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Bulletin: 5-Year ARM Mortgage Hits Record 2.96 Percent

The five-year ARM has hit an all-time record. Having fallen for the eighth consecutive week it now stands at 2.96 percent, according to Freddie Mac.

The idea that ARM rates across the country would fall below 3 percent is stunning, proof that the country is awash in capital that essentially has nowhere to go. While it has been possible to see such low start rates in the past, they have often been associated with bait-and=switch financing that features very short start periods — say one to six months — and then vastly higher-monthly costs. Today’s rate announcement from Freddie Mac simply refers to ARM rates in general that use a Treasury index. Presumably, start rates are even lower.

  • 30-year fixed-rate mortgage (FRM) averaged 4.22 percent with an average 0.7 point for the week ending September 1, 2011, matching last week when it also averaged 4.22 percent. Last year at this time, the 30-year FRM averaged 4.32 percent.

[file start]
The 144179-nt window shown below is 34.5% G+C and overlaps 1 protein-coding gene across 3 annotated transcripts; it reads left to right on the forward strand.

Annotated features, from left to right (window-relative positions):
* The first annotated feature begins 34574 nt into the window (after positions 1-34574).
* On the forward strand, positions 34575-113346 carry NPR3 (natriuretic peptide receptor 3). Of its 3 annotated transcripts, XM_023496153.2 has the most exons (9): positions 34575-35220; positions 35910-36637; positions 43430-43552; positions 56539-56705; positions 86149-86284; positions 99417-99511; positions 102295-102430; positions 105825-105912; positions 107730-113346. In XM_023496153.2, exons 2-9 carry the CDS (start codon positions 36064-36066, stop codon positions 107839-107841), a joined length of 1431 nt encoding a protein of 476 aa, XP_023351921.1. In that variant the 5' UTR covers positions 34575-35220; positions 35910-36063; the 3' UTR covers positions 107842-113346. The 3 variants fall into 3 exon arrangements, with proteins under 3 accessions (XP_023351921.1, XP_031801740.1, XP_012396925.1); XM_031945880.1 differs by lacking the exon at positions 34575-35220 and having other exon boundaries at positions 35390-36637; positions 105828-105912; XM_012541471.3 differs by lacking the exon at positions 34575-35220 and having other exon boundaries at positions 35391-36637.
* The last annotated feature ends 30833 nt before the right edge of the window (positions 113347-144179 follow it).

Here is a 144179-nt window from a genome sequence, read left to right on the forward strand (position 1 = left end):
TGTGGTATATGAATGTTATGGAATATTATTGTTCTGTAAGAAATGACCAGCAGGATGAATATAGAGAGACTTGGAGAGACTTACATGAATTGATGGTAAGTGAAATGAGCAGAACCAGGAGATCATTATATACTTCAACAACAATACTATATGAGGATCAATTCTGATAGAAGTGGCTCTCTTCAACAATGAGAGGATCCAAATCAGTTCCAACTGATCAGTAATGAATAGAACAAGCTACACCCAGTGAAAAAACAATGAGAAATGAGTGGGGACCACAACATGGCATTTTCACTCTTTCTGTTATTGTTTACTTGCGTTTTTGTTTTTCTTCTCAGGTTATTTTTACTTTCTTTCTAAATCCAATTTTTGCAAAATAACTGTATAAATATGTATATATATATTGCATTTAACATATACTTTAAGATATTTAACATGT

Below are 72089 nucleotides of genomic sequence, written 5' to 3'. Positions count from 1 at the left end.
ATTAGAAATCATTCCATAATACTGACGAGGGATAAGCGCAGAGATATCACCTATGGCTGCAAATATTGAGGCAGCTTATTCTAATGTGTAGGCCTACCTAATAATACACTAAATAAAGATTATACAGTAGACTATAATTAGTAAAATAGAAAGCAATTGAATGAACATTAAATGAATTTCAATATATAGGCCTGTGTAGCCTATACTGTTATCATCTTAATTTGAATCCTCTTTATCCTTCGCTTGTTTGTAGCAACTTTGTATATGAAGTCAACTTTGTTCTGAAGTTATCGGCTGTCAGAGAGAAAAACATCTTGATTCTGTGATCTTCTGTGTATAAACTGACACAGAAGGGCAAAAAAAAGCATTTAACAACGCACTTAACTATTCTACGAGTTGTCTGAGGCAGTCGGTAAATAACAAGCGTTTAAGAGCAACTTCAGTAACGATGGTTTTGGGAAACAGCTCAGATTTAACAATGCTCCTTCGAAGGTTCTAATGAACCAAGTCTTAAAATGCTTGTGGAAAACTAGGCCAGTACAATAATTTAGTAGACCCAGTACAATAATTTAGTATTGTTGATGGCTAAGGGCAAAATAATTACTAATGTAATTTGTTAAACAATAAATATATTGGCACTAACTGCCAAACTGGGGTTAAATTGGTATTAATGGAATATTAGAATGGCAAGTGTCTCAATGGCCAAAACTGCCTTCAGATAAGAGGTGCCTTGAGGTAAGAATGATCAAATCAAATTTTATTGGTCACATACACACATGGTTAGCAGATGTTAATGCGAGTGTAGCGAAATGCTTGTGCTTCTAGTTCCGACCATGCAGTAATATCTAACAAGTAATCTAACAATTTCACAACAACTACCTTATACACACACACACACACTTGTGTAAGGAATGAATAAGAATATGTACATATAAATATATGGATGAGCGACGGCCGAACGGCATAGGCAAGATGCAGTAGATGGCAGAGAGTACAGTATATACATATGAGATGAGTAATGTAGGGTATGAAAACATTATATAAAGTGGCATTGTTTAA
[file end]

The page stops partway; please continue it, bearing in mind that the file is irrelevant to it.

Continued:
• 15-year FRM this week averaged 3.39 percent with an average 0.6 point, down from last week when it averaged 3.44 percent. A year ago at this time, the 15-year FRM averaged 3.83 percent.
  • 5-year Treasury-indexed hybrid adjustable-rate mortgage (ARM) averaged 2.96 percent this week, with an average 0.6 point, down from last week when it averaged 3.07 percent. A year ago, the 5-year ARM averaged 3.54 percent.

According to Frank Nothaft, Freddie Mac’s vice president and chief economist,”Weaker economic data reports eased upward pressure on mortgage rates this week and kept them at or near all-time record lows. The economy grew at a slower rate of 1 percent in the second quarter than was originally reported due to a smaller increase in inventories and fewer exports. In addition, consumer confidence in August fell to the lowest reading since April 2009, according to The Conference Board.

“Recently released data on the housing market also showed less strength as well. The S&P/Case-Shiller® National Index fell 5.9 percent between the second quarters of 2010 and 2011, representing the largest yearly decrease since the third quarter of 2009. Moreover, July’s pending sales of existing homes fell at a monthly rate of 1.3 percent, the first decline since April 2011.”

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